The armed man fatally shot by North Carolina cops was given multiple warnings to drop his weapon, police officials said Wednesday in the wake of violent late-night clashes between law enforcement and protesters.
The family of Keith Lamont Scott, 43, who was shot and killed Tuesday near the University of North Carolina at Charlotte, urged protesters to demonstrate peacefully. But demonstrators again clashed with police Wednesday night outside the Omni hotel in downtown Charlotte. Officers in riot gear used pepper spray in an attempt to disperse the crowd.
"The officers gave loud, clear, verbal commands which were also heard by many of the witnesses," Charlotte-Mecklenburg County Police Chief Kerr Putney said at a news conference Wednesday morning, noting that the fatal confrontation unfolded "in a matter of seconds."
The killing of Scott set off a night of protests and violence that left 16 officers injured as demonstrators threw rocks and blocked a highway, authorities said.
"The extent of injuries varied, but all are minor enough that they would be released," Putney said.
Scott had been sitting in his car at The Village at College Downs complex near the University of North Carolina at Charlotte when officers arrived before 4 p.m. ET.
They were searching for someone else with an outstanding warrant, Putney said. Police said in a statement Tuesday that officers saw Scott holding a handgun as he exited his car and returned to his vehicle. He then exited again as officers approached him and posed an "imminent deadly threat," according to the statement.
Putney said officers instructed Scott to "drop the weapon" after he got out of his car, but he failed to comply. He was given aid and taken to Carolinas Medical Center, where he was pronounced dead.
Scott's family told local news outlets Tuesday that he was disabled and unarmed. They claimed on social media that he had been reading a book.
Putney said that while a weapon was recovered, no book was found, adding that what police are investigating is a "little different than how it's been portrayed so far on social media." He added that he did not know whether Scott ever pointed his weapon at police.
In a statement Wednesday, Scott's widow, Rakeyia Scott, said that after hearing Putney's remarks, the family still had "more questions than answers about Keith's death" and would "work diligently to get answers to our questions as quickly as possible."
The statement did not repeat family members' claims that Keith Scott was unarmed.
"As a family, we respect the rights of those who wish to protest, but we ask that people protest peacefully," Rakeyia Scott said. "Please do not hurt people or members of law enforcement, damage property or take things that do not belong to you in the name of protesting."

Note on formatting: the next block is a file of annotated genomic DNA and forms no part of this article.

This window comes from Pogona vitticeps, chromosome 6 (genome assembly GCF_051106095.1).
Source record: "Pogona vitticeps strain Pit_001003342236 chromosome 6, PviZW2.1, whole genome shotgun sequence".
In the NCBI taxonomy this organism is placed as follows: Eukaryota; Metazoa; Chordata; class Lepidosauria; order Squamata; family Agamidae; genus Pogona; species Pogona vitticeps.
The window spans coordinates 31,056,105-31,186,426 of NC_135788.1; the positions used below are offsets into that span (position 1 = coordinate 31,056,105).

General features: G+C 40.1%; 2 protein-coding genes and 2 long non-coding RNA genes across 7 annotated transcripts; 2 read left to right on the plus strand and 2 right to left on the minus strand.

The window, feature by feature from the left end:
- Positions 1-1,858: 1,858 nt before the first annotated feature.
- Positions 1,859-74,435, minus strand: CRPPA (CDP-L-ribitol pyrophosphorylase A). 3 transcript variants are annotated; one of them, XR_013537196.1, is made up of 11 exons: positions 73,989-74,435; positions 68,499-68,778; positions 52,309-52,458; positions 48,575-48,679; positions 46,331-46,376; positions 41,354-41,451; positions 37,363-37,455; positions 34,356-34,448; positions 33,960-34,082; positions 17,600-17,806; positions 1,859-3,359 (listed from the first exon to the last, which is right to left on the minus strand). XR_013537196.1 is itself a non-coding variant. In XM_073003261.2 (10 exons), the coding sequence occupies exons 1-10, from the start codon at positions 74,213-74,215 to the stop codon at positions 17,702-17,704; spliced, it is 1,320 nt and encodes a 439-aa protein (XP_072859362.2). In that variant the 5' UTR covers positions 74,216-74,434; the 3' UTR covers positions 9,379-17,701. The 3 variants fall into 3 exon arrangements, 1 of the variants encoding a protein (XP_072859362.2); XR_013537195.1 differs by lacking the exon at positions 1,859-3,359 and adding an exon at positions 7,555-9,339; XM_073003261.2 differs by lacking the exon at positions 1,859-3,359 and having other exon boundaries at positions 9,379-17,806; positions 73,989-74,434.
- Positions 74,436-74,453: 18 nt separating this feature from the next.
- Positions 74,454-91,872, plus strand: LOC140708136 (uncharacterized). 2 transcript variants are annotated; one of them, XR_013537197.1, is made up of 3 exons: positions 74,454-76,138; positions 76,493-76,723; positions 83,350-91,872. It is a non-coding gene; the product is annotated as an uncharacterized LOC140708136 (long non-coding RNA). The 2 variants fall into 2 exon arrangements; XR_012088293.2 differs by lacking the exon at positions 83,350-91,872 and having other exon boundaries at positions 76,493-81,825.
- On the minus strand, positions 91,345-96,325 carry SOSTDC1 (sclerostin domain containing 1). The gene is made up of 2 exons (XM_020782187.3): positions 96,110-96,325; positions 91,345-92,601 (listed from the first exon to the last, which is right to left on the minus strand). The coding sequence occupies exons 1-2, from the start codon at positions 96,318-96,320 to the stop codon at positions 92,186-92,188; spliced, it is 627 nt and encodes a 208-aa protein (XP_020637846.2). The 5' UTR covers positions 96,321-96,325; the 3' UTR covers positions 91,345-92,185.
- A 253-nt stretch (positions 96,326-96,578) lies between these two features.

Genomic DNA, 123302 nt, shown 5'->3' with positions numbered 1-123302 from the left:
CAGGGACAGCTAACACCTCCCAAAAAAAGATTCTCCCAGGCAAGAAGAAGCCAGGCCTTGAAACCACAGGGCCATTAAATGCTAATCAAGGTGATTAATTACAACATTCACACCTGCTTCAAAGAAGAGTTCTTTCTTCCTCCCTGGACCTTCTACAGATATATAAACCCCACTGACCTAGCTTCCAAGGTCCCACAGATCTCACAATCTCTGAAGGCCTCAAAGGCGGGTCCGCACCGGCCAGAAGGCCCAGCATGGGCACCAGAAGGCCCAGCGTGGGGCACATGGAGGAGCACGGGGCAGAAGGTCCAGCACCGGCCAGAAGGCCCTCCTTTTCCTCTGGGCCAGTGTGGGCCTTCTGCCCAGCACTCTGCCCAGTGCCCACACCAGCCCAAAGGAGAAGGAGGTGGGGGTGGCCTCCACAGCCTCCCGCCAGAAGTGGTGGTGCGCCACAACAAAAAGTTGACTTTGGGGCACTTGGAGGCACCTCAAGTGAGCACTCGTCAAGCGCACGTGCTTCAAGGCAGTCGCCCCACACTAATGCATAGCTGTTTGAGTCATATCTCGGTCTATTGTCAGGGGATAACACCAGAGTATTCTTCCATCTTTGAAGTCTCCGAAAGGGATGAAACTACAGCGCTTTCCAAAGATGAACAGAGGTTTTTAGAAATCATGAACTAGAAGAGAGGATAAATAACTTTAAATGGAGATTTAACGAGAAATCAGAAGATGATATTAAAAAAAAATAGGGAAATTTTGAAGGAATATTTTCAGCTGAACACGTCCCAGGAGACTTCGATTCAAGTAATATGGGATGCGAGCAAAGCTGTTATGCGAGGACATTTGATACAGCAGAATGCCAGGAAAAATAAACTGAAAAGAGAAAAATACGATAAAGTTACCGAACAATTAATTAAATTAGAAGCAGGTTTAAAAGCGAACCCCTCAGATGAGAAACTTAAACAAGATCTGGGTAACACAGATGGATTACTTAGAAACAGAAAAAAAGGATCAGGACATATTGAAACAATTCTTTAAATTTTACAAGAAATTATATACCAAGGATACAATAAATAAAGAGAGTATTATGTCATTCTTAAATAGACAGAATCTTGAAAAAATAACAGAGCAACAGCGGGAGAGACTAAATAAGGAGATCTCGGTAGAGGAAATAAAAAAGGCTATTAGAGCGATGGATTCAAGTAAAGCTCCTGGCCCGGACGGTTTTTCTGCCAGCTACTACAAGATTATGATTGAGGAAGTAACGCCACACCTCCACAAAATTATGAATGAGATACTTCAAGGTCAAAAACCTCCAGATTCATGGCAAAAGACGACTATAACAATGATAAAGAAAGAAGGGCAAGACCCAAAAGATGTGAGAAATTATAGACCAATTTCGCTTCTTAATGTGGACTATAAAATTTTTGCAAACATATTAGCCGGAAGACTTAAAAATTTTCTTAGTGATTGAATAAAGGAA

The officer who fired the fatal shot — later identified as Brentley Vinson, a member of the force for two years — was placed on paid administrative leave, which is standard. Vinson, like Scott, is African-American.
Putney said that Vinson was in plainclothes with a police vest and was not wearing a body camera but that three other officers on the scene did have them. The video was being reviewed along with cruiser dashcam video, and there were no immediate plans to make the videos public, he added.
Hundreds of people shut down both lanes of Interstate 85 early Wednesday as police used tear gas to disperse the crowd. The chief said a tractor-trailer was broken into and its contents were set on fire. One person was arrested.
"As always, our officers tried to facilitate demonstrations and protests ... but when that behavior becomes violent, aggressive and destructive, we have to act as we did," Putney added.
Charlotte Mayor Jennifer Roberts asked residents to remain vigilant as police continue to review the shooting and look at any possible criminal charges against those involved.
"We are calling for peace. We are calling for calm. We are calling for dialogue," Roberts said, adding that she had been in touch with the White House and the governor's office.
U.S. Attorney General Loretta Lynch said Wednesday that the Justice Department is "assessing the incident." Federal authorities this week opened a separate investigation into the shooting of an unarmed black man by police in Tulsa, Okla.
"Protest is protected by our Constitution and is a vital instrument for raising issues and creating change," Lynch said in prepared remarks at the annual International Bar Association conference in Washington, D.C. "But when it turns violent, it undermines the very justice that it seeks to achieve and I urge those demonstrating in Charlotte to remain peaceful in their expressions of protest and concern."